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burqa

Women in burqas line up as the UN World Food Program distributes a critical monthly food ration to 400 families in Pul-e Alam, Afghanistan. The UN warns that 23 million Afghans, over half the population, are on the verge of famine due to a severe drought and the freezing of billions in US and World Bank funds since the Taliban took power. Photo by Scott Peterson/Getty Images

A Woman Being Eliminated, On Barbarous Orders From the Virtue and Vice Police

Abby Zimet

 
In one of their harshest and most ominous moves since a supposedly more beneficent Taliban returned to power last August, a new edict mandates that all Afghan women cover their faces with a full burqa - swathed head-to-toe, eyes peering from a veil - if they dare to wish to leave their now-prison-like homes: "They are putting us in a cage." The decree, which marks a return to a signature policy of their dark past and a drastic escalation of strictures on women, was issued by the Taliban's hardline Ministry for the Propagation of Virtue and the Prevention of Vice - which replaced the Ministry of Women's Affairs, so what else needs to be said. The rule officially tasks male "guardians" in women's lives - brother, husband, father - with enforcing the crackdown, leading already-besieged women to feel they're "fighting on two fronts - with my family and with the Taliban." If women violate the rule, men face penalties that rise from "persuasion" by a minister's visit to a fine or trip to Taliban offices to prison time to unspecified "further punishment." Meanwhile, virtue-and-vice thugs regularly patrol streets and shops to interrogate, harass or beat women who are only covering their head with a hijab, wearing bright colors, or committing other sins of propriety. Asked why they have the right to decide how women dress or practice their religion, one official responds, "It's not us - it's God."
 
Before returning women to an oppressive burqa not required in other Muslim countries - "This isn't about hijab - it's about wanting to make all women disappear" - the Taliban had been assiduously working to undo two decades of progress. Under their rule, girls can't attend school after 6th grade; women can't go outside the home without a male chaperone, have lost government jobs, have had businesses closed, have seen human rights groups dissolve; activists have lost homes and passports, been kidnapped and killed, live in fear and hiding from Taliban retribution, as though "being a woman is a crime." "So much pain & grief for women of my country," writes one, "my heart is exploding." This week, in a "final and non-negotiable" decree aimed at "not just covering the face but shutting the mouth" of women in media, all female TV presenters were orderedto wear masks on air. Officials argued they "play a vital role in the propagation of virtue"; women say the world used masks to protect people from COVID, but the Taliban use masks to obscure faces of women who are "a disease." CNN's Christiane Amanpour spoke with women worried, "Even if we appear with a burqa, maybe they'll say women's voices are forbidden...We women have been taken hostage." The edicts, says one, "attempt to erase a whole gender and generation of Afghans." In protest, several female anchors posted before and after mask photos. Wrote TV host Yalda Ali, "This is me - a woman on the verge of being eliminated."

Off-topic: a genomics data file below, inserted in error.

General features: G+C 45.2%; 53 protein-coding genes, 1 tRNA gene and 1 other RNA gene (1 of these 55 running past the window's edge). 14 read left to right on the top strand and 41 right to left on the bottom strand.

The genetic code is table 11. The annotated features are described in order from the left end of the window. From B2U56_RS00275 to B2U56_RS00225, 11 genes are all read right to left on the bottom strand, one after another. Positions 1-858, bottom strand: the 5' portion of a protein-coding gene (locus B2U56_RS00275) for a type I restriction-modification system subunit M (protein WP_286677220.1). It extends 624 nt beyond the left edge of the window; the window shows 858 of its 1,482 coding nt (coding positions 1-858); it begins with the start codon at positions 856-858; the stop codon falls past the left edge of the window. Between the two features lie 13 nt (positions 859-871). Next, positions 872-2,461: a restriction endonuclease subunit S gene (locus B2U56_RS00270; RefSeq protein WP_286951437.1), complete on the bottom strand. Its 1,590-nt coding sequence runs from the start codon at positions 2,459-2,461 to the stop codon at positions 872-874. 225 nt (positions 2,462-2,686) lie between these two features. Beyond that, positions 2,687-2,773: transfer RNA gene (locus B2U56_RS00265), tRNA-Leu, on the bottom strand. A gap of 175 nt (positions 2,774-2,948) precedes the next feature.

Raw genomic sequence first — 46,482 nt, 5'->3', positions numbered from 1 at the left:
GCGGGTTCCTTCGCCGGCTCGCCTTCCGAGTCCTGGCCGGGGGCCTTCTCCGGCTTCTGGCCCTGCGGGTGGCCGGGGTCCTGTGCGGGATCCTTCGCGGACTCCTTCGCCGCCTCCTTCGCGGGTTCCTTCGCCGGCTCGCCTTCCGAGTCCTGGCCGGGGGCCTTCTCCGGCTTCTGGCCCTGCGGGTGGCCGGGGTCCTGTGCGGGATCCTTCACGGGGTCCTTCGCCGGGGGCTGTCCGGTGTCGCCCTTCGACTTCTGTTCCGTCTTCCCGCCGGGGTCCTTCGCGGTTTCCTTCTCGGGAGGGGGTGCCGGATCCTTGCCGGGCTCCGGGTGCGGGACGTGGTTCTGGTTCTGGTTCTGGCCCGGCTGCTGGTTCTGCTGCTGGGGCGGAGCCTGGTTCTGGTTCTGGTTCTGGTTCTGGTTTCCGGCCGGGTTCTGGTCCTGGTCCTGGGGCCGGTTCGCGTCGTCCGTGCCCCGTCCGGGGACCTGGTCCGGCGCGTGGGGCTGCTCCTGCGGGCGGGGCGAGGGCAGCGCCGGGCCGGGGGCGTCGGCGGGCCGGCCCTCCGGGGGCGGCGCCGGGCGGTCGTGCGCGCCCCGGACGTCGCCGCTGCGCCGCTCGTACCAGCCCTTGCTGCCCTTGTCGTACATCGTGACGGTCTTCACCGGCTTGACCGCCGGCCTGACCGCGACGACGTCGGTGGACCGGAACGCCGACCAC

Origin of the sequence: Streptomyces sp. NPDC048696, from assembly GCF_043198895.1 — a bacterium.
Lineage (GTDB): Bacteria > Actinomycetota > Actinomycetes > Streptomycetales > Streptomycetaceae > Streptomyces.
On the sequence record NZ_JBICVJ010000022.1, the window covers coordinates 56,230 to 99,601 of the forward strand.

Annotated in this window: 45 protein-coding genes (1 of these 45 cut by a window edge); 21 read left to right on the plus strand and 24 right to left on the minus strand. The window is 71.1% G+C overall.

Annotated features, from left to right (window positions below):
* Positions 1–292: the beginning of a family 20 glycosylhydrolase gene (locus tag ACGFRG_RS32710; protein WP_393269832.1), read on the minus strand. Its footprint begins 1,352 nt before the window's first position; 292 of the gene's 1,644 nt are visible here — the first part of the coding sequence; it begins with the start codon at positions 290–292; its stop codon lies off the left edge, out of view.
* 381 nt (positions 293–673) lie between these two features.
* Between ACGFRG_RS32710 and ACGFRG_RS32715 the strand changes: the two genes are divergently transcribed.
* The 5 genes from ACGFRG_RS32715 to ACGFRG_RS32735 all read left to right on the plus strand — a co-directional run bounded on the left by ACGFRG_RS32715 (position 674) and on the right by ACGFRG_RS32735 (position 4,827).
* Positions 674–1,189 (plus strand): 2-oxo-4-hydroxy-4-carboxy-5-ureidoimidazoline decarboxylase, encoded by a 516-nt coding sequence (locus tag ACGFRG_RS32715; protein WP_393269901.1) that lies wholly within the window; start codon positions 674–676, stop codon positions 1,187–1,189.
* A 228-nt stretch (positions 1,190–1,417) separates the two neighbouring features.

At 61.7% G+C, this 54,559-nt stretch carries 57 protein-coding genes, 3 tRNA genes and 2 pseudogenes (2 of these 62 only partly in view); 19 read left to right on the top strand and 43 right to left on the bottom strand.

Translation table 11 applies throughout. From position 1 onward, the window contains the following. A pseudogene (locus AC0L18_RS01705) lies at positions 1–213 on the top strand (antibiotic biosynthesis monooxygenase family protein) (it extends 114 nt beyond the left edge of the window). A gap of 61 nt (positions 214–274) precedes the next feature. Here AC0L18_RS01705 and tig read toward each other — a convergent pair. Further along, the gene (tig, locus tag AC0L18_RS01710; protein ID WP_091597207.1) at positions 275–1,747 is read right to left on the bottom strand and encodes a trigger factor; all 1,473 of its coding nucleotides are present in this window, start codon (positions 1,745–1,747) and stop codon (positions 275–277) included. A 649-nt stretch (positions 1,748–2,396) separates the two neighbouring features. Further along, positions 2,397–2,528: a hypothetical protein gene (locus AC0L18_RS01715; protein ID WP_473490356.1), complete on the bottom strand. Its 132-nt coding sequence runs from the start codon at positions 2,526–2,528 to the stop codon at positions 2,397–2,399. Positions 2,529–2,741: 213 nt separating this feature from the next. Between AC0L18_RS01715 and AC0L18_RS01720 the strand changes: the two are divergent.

Abby Zimet

Abby Zimet

Abby Zimet has written CD's Further column since 2008. A longtime, award-winning journalist, she moved to the Maine woods in the early 70s, where she spent a dozen years building a house, hauling water and writing before moving to Portland. Having come of political age during the Vietnam War, she has long been involved in women's, labor, anti-war, social justice and refugee rights issues. Email: azimet18@gmail.com

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